The first case of a deadly tree disease to be found in a protected area of Scotland has been discovered in Stirling.
Ash dieback, which causes woodland to gradually wither and die, was identified in saplings at Balquhidderock Wood. Scottish Natural Heritage (SNH) confirmed the discovery at the Site of Special Scientific Interest (SSSI).
Two samples were identified as having the fungus chalara, following lab tests by Forest Research at the Northern Research Station in Roslin. No mature trees have yet been affected at privately-owned Balquhidderock Wood, which is managed by Stirling Council.
The disease is spread via airborne spores and measures are being put in place to prevent the disease reaching nearby Perthshire and Clackmannanshire.
Susan Davies, SNH’s director of policy and advice, said: “This is the first known case of infection in a nature protected area in Scotland. Whilst not unexpected, it is disappointing.
“We are working closely with Forestry Commission Scotland and others, including Stirling Council, to establish the scale of the infection and to implement the action required. Action is likely to involve the removal of smaller infected saplings, but mature trees will be left unless they pose an imminent safety risk.”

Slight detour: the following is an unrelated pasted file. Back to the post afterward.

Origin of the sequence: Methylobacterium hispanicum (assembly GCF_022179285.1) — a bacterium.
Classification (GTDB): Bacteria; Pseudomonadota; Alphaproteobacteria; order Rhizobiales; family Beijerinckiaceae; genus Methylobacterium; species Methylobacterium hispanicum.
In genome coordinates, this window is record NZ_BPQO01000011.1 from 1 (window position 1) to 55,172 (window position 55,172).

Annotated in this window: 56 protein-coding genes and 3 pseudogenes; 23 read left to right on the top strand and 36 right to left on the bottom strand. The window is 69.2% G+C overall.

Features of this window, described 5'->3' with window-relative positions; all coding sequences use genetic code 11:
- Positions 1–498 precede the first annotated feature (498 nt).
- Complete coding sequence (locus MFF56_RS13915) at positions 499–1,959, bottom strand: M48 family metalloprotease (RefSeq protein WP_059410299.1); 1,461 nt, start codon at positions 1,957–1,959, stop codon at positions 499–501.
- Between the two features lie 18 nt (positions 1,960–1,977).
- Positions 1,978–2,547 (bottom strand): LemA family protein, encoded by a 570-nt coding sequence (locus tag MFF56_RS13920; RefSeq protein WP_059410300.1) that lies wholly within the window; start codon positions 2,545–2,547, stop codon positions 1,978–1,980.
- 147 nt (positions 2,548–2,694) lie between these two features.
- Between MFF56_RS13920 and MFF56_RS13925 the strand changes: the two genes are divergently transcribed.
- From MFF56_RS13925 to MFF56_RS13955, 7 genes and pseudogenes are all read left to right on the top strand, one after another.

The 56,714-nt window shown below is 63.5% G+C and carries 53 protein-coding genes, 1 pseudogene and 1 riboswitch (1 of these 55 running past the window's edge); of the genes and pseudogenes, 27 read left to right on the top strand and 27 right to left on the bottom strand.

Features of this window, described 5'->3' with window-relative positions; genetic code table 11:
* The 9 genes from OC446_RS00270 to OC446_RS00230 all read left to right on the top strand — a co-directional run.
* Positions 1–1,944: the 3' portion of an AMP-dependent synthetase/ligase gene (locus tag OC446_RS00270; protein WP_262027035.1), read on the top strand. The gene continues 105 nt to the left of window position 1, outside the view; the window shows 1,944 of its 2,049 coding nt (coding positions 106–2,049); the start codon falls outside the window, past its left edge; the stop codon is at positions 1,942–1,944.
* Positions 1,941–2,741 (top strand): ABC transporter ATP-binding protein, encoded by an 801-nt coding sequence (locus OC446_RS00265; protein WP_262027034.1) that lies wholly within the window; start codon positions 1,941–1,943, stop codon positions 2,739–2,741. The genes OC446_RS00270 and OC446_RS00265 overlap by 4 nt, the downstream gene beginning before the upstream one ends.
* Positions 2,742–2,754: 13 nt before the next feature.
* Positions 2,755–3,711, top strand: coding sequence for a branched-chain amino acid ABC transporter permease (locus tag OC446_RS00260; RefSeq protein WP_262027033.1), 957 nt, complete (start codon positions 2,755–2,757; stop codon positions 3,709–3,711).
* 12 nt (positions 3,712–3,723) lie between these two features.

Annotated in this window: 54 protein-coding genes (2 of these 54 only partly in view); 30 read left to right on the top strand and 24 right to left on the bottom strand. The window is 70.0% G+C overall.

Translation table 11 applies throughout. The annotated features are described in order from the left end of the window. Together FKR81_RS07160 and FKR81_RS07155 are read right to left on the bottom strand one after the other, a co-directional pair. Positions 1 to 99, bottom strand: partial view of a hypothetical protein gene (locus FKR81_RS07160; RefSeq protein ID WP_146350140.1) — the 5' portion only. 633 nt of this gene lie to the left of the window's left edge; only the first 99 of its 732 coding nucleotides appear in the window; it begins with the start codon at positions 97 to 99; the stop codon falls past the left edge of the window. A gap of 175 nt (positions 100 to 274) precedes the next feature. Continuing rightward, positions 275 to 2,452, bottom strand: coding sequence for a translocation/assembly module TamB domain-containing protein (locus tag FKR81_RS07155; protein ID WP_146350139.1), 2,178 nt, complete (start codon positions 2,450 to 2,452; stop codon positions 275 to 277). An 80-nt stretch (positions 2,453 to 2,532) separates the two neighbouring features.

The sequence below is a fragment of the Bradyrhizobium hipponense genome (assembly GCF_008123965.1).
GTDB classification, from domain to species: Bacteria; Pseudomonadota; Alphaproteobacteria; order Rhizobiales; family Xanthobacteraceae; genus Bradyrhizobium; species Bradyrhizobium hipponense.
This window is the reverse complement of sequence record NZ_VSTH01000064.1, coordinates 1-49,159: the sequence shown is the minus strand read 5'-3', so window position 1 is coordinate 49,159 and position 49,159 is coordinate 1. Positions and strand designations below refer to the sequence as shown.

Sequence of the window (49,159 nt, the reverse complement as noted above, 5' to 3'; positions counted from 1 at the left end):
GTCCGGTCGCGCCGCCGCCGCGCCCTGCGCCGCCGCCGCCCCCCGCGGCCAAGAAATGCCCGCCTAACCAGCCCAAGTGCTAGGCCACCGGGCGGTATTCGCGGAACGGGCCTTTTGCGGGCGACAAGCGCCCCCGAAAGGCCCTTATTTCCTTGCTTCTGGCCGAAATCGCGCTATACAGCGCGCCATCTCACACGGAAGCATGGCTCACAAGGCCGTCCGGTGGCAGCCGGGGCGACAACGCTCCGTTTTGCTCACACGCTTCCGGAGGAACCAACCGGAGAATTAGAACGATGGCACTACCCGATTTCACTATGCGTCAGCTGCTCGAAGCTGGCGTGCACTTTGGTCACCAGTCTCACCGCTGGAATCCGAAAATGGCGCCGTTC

It is thought older trees may yet be found to have resistance to the disease, which was first recorded in Poland in 1992. Ash dieback has since spread across the continent, first found in England in spring 2012, and in Scotland in August 2012.
Although it was originally discovered in nurseries and on planted stock, it seems likely also to have reached the eastern UK as spore plumes from the continent.
The UK Government has drawn up an interim disease control plan and has imposed a ban on imports and movements of ash plants and seeds to try to slow the spread.